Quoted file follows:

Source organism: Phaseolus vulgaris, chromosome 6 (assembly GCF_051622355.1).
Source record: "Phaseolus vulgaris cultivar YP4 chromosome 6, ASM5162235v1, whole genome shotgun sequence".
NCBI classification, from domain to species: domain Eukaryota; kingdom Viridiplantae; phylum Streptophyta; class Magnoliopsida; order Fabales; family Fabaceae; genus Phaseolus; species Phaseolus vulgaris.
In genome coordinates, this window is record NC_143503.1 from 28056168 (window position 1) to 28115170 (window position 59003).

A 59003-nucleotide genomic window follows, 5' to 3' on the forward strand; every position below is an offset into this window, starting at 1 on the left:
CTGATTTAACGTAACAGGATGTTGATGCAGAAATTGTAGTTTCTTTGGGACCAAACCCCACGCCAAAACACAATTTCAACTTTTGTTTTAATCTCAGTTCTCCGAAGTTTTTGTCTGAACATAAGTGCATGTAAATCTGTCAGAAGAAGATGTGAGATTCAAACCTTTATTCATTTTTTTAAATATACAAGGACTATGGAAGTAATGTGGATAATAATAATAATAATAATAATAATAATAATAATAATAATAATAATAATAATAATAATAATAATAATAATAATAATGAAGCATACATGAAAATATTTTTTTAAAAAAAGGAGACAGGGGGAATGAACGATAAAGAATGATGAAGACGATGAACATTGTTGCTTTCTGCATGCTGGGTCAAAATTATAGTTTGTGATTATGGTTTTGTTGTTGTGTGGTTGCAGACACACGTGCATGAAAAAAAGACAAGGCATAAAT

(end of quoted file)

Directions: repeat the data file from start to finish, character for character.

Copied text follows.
Source organism: Phaseolus vulgaris, chromosome 6 (assembly GCF_051622355.1).
Source record: "Phaseolus vulgaris cultivar YP4 chromosome 6, ASM5162235v1, whole genome shotgun sequence".
NCBI classification, from domain to species: domain Eukaryota; kingdom Viridiplantae; phylum Streptophyta; class Magnoliopsida; order Fabales; family Fabaceae; genus Phaseolus; species Phaseolus vulgaris.
In genome coordinates, this window is record NC_143503.1 from 28056168 (window position 1) to 28115170 (window position 59003).

A 59003-nucleotide genomic window follows, 5' to 3' on the forward strand; every position below is an offset into this window, starting at 1 on the left:
CTGATTTAACGTAACAGGATGTTGATGCAGAAATTGTAGTTTCTTTGGGACCAAACCCCACGCCAAAACACAATTTCAACTTTTGTTTTAATCTCAGTTCTCCGAAGTTTTTGTCTGAACATAAGTGCATGTAAATCTGTCAGAAGAAGATGTGAGATTCAAACCTTTATTCATTTTTTTAAATATACAAGGACTATGGAAGTAATGTGGATAATAATAATAATAATAATAATAATAATAATAATAATAATAATAATAATAATAATAATAATAATAATAATAATAATGAAGCATACATGAAAATATTTTTTTAAAAAAAGGAGACAGGGGGAATGAACGATAAAGAATGATGAAGACGATGAACATTGTTGCTTTCTGCATGCTGGGTCAAAATTATAGTTTGTGATTATGGTTTTGTTGTTGTGTGGTTGCAGACACACGTGCATGAAAAAAAGACAAGGCATAAAT